Next stop for Sol Driven Train: High Country MusicFest

Article Published: Oct. 6, 2011 | Modified: Oct. 9, 2011
Next stop for Sol Driven Train: High Country MusicFest

Sol Driven Train will perform Saturday at the High Country MusicFest.

Photo by Frank Ruggiero

Americana roots rock band Sol Driven Train has its sights set on making the High Country its next fan depot.

Following an enlivening appearance at August’s Music on the Mountaintop, the soulful Americana roots rock is returning to the area for the fifth annual High Country MusicFest.

Happening Oct. 7 and 8 at the High Country Fairgrounds in Boone, the festival highlights some of the top-drawing bands in Boone music scene. The lineup includes Possum Jenkins, Big Daddy Love, Galaxy Jam and The Native Sway.

Sol Driven Train appears on the second day of the festival, starting its set at 2 p.m. on Saturday. One of the out-of-the area names on the bill, the Charleston, S.C., group is quickly emerging as a favorite of High Country music fans.

For the past 10 years, people across the country have lined up for a ticket on the Sol Driven Train, a ride that features music that guitarist and vocalist Joel Timmons called “joyous, earnest and light-hearted.”

From the swap to the Caribbean, a diversity of flavors influence the band’s sound, make it widely appealing to a variety of audiences.

“We definitely borrow and play a bunch of different styles of music,” Timmons said. “We put our fingers in a lot of different pots.”

Sol Driven Train has run track all over, playing an average of 250 concerts a year. Three of the band’s members grew up in the Charleston area and started the band when they were just kids. Although it’s taken hundreds of shows and thousands of miles to see their youthful aspirations through to realization, it’s been worth it, Timmons said.

“These are the dreams that we had when we were in high school, and I’m still with some of the same guys, so it’s a joy,” he said. “It’s exhausting at times, for sure, but we’re learning the balance.”

While they’ve barreled into the High Country a few times, Timmons said the band would like to make the trips less sporadic. That’s one of the reasons they decided to play the High Country MusicFest.

“We had to think long and hard about it, because we’re playing in south Louisiana the next day,” he said. “But we always have a great time up there and wanted to do it again. We love the area.”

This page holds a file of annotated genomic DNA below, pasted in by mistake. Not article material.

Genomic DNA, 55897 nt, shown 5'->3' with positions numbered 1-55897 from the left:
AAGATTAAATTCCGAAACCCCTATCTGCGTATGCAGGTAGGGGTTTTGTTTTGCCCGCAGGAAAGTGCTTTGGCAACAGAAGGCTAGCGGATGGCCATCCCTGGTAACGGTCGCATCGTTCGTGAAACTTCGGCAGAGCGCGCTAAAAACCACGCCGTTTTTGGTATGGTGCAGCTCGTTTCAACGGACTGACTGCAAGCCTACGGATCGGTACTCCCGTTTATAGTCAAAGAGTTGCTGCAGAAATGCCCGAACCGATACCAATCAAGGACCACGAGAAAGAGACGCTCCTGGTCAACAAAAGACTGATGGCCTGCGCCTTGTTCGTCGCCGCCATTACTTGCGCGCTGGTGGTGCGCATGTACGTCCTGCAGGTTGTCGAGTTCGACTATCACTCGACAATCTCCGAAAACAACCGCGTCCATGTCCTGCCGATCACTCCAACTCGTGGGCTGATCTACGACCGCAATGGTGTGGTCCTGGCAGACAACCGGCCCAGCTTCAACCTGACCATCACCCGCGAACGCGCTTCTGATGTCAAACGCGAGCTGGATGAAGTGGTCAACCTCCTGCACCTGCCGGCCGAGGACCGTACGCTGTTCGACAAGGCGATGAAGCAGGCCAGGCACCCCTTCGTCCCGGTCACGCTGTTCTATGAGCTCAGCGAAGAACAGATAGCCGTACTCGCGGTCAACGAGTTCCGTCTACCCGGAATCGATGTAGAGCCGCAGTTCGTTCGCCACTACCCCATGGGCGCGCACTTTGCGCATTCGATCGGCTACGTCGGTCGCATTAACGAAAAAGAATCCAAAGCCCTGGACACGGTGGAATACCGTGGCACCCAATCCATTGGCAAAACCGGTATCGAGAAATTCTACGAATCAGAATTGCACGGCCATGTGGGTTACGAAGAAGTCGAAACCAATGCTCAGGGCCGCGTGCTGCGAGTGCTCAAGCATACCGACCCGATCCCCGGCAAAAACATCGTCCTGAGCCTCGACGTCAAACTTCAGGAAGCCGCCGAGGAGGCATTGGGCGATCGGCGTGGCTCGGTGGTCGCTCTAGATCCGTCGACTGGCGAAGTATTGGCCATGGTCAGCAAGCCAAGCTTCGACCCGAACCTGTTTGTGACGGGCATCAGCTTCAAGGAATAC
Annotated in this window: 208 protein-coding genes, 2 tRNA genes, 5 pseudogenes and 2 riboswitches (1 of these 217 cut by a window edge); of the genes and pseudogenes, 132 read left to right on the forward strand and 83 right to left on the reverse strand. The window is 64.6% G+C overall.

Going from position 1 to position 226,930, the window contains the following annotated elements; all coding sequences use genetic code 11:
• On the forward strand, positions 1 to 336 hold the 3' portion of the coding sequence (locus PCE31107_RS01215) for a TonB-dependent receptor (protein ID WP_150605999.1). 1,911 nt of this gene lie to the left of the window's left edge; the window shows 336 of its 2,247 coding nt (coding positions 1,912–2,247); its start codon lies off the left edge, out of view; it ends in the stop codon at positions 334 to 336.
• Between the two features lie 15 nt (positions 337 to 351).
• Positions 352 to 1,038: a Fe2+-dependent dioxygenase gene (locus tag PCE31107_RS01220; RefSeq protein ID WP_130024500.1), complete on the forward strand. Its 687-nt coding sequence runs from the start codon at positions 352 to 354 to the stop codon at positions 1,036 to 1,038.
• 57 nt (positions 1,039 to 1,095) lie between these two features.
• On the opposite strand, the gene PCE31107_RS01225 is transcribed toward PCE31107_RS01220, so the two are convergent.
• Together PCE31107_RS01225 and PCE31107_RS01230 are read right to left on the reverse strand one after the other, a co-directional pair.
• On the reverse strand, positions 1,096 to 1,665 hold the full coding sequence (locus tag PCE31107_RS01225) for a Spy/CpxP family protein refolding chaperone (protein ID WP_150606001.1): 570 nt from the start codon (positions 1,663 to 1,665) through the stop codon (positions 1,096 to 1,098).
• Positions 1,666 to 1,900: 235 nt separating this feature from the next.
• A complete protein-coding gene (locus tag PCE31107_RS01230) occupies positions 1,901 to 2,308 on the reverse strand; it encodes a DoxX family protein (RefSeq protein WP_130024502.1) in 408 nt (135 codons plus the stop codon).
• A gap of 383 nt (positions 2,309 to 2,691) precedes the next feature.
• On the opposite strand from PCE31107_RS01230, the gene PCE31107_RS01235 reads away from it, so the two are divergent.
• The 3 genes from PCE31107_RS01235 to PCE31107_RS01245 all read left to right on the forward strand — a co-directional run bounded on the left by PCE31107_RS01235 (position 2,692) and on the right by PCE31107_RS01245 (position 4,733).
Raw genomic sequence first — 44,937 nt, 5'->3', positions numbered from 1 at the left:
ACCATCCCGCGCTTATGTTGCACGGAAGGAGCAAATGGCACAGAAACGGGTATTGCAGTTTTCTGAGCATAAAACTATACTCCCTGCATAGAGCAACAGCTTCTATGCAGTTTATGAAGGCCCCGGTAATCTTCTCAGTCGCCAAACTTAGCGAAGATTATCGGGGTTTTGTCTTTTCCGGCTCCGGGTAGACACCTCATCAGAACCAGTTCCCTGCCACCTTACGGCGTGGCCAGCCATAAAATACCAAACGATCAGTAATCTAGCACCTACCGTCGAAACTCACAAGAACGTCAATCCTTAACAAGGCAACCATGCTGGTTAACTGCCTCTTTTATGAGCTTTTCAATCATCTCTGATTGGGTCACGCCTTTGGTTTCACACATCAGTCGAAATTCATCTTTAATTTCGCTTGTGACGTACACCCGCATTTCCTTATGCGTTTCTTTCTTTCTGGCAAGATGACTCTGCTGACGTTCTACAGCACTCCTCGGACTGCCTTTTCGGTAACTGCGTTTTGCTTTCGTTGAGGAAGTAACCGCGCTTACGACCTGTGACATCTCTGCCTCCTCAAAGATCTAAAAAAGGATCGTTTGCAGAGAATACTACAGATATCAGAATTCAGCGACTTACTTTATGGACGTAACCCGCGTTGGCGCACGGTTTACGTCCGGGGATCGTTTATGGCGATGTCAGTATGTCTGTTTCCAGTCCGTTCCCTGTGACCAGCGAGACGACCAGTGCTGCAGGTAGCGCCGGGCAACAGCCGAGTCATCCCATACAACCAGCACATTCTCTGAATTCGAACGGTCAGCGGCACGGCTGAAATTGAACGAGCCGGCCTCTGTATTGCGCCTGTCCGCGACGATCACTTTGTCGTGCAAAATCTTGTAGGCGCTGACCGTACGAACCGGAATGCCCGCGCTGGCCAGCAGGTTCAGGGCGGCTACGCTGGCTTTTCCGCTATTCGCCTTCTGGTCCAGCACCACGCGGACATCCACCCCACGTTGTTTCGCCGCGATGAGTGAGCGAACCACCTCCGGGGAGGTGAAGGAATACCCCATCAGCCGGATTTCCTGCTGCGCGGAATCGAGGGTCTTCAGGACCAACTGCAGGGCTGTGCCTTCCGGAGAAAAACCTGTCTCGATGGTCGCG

The opportunity to play at another outdoor festival also factored into their decision. Festivals are like fuel for Sol Driven Train; they appear at a number of them every year and even started their own festival, SolFest, in South Carolina this summer. Timmons said the group likes to do festivals because it’s the best avenue for exposure.

“It’s the perfect place for a band to go, because people are out to find new music,” he said.

He said they enjoy the atmosphere, especially when people in the audience do out of the ordinary things. For instance, seeing a group of audience members in a 25-foot worm costume serves as great entertainment while on the stage.

“People are dressing up all crazy when you’re at a festival,” he said.

The High Country MusicFest is one of the High Country’s last outdoor festivals of year. In his three-piece suit, Timmons is ready to counter any possibility of cooler weather. He said the crowd can depend on Sol Driven Train to get its blood flowing.

“There’ll be plenty of jumping up and down and sweating,” Timmons said.

The band will be playing music from its latest release, the mix-tape style EP, “Watermelon,” which was released in July.

Between mail orders and selling it at concerts, Timmons said the response has been really positive. The title track, about their adoration of the summer fruit, has gotten airplay across the United States and even in Australia and Europe.

“There’s a little momentum going on right now with ‘Watermelon,’ and we’re looking forward to following it up with something full-length next year,” Timmons said.

With Sol Driven Train’s 10th independent release, set to be available in spring 2012, Timmons said the band is not running out of steam any time soon.

“I think the most exciting thing is just to see the progress of the band, musically,” he said. “Everybody’s stoked about the music we’re making.”

Sol Driven Train is Ward Buckheister on guitar, trombone and vocals, Rusty Cole on bass and vocals, Wes Powers on drums, Russell Clarke on saxophones and vocals, and Joel Timmons on guitar and vocals.

For more information on Sol Driven Train, visit

High Country MusicFest takes place at the High Country Fairgrounds, located at 748 Roby Greene Road in Boone. Tickets are $10 for Friday, $15 for Saturday or $20 for a two-day pass. Tent and RV camping are available for an additional fee.

For more information on the High Country MusicFest and to buy tickets, visit

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